Tuesday, August 30, 2016

Hillary up by 8 in Pennsylvania; Katie McGinty up by 4

So good news all around in the Monmouth poll of likely voters:


Clinton (D) 48% 

Trump (R) 40%

 Johnson (L) 6% 

Stein (G) 1% 

(Monmouth U. Poll, LV, 8/26-29)

It's also very gratifying to see Jill Stein at just 1%. It shows you most Berners are listening to Bernie who is campaigning for her by himself the day before labor day. 

"Poll: Clinton tightens grip on Pennsylvania base."

"Hillary Clinton holds an 8 percentage point lead over Donald Trump in Pennsylvania, according to the results of the latest Monmouth University poll of likely voters out Tuesday, which also shows Democratic Senate candidate Katie McGinty eking out a narrow advantage over Republican incumbent Pat Toomey."

"Buoyed by strong support from non-whites and voters in the Philadelphia area, Clinton is shown leading the Republican nominee 48 percent to 40 percent in a four-way race including Libertarian nominee Gary Johnson, who received 6 percent, and Green Party nominee Jill Stein, who earned 1 percent. Four 4 percent said they are undecided among those candidates."

"Clinton’s level of support in the four-way matchup is roughly the same as the 9-point lead she had in an NBC News/Wall Street Journal/Marist poll conducted in early August. Overall, Clinton holds a 10-point advantage of 48.8 percent to 38.8 percent in the POLITICO Battleground States Polling Average of tracking polls in the field back to late July."

"Independents are generally split in the latest Monmouth survey, with 39 percent going for Trump and 36 percent for Clinton. Seventeen percent of independents in Pennsylvania said they would vote for Johnson, while 2 percent backed Stein."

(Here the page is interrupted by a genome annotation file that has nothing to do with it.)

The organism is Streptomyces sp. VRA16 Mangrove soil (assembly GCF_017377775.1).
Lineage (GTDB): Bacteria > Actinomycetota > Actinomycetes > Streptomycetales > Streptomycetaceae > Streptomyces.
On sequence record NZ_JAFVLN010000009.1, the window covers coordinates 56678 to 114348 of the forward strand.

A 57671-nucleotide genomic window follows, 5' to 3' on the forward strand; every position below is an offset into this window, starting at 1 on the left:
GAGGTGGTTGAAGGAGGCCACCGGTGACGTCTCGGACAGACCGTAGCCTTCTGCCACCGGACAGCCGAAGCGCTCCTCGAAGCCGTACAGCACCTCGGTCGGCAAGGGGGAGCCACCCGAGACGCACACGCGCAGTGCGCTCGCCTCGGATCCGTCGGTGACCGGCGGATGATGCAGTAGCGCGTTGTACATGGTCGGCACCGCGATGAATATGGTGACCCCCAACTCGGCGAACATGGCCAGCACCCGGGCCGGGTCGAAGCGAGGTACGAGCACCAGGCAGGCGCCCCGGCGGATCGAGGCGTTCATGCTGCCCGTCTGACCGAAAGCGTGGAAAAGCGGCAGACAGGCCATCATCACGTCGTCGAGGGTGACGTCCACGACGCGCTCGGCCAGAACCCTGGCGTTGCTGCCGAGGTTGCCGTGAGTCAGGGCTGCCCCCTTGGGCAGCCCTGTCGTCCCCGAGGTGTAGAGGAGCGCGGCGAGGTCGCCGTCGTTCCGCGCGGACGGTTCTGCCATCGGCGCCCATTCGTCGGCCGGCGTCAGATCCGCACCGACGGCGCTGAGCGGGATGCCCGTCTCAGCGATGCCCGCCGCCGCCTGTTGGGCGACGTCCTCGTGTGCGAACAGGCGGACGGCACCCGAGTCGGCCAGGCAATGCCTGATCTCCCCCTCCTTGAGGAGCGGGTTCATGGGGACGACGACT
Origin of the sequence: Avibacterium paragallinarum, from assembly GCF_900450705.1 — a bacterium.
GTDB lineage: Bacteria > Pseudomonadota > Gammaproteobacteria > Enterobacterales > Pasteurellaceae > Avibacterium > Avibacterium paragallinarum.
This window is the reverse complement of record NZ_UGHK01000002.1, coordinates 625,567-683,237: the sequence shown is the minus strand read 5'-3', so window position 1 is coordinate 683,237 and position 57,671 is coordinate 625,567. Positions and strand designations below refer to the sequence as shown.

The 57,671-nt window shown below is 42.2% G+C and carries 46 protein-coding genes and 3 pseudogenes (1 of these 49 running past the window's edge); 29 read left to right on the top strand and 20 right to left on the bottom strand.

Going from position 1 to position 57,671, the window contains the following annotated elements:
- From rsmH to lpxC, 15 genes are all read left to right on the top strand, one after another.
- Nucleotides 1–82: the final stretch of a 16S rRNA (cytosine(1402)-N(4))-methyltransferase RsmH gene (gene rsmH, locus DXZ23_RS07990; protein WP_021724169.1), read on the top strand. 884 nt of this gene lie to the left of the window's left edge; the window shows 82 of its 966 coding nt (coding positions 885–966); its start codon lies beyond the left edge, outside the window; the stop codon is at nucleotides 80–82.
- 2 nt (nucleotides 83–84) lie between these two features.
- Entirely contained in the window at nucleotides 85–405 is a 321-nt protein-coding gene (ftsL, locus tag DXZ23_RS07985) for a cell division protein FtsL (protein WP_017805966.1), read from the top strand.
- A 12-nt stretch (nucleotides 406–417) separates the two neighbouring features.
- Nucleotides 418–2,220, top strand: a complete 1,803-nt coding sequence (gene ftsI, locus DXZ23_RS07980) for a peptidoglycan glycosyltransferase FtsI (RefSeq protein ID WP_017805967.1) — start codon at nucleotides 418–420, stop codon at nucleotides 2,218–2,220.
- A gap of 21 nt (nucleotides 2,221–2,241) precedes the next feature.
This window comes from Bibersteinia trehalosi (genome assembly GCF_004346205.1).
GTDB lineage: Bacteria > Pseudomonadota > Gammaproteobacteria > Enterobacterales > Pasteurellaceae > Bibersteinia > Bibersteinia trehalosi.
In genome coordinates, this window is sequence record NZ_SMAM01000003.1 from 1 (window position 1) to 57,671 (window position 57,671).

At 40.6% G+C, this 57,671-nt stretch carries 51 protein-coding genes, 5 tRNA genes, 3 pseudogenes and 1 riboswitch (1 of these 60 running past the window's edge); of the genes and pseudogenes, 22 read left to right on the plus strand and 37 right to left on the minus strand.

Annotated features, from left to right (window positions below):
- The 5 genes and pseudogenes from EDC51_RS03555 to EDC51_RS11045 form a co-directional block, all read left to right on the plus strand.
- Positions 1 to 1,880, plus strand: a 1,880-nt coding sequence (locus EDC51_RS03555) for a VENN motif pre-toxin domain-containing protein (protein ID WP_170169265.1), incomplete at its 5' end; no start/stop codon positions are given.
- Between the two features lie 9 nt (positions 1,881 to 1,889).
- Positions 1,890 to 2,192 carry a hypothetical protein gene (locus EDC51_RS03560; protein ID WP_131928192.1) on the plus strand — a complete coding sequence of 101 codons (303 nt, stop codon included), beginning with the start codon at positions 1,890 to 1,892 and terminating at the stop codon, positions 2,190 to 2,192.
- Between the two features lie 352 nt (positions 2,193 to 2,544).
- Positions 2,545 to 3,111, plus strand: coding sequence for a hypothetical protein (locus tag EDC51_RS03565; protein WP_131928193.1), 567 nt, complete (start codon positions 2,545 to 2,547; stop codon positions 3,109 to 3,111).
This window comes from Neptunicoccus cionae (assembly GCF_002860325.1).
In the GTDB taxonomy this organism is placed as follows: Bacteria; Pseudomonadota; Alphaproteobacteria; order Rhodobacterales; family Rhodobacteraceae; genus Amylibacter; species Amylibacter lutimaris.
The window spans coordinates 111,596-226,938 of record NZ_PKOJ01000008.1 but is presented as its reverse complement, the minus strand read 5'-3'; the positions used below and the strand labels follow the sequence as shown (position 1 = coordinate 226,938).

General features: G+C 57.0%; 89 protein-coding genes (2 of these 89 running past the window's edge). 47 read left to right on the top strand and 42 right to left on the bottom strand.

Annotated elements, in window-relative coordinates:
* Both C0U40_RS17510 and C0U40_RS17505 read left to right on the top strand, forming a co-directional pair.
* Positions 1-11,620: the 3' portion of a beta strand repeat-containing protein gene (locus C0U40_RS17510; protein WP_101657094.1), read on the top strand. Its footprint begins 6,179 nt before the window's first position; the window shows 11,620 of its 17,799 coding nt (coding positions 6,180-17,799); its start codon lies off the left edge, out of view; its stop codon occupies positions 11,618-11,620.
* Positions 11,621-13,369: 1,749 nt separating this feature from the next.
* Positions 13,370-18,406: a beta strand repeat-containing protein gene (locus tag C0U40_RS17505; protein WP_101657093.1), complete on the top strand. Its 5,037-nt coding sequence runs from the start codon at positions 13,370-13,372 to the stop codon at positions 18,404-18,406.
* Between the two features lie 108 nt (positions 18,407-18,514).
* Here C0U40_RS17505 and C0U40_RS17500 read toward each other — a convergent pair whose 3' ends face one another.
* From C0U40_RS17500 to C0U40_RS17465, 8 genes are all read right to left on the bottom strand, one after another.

"Among black, Hispanic and Asian voters, Clinton leads Trump by 85 points — 90 percent to 5 percent. Trump leads by a margin of 9 points — 48 percent to 39 percent — among white voters. President Barack Obama won the non-white vote by 71 points in 2012, while Mitt Romney prevailed by 15 points among white voters."

"Trump holds a substantial 18-point lead among white men (50 percent to 32 percent) but ties with Clinton among white women, taking 45 percent to her 46 percent. The Manhattan businessman is behind by 10 points among college-educated white voters, a voting bloc that Romney won by 15 points in 2012. Trump leads by 25 points (57 percent to 32 percent) among whites without a college degree, a group Romney won by 13 points in 2012."
"And while Trump leads Clinton by 30 points in the less populous northeast and central areas of the state, the Democratic nominee leads by 33 points in the seven congressional districts in and around Philadelphia, the state’s largest metropolitan area."


Yes, speaking of the burbs, Harry Enten:

"Monmouth echoes Marist in SE PA. Marist had Clinton up ~35 in Philly + burbs."

 "Monmouth has her up 33. Obama won it by 25. #lotsofvotesthere"
This is also very good news about McGinty leading Pat Toomey, 45-41. Yesterday's Emerson poll had Toomey up 46-39.

So which one is the truth? Good news there as well. Nate Cohn:

"Choose yer PA SEN news: Monmouth has Katie McGinty up 45-41."

Emerson has Pat Toomey up 46-39

"I'll choose the one calling cell phones."

That would be Monmouth.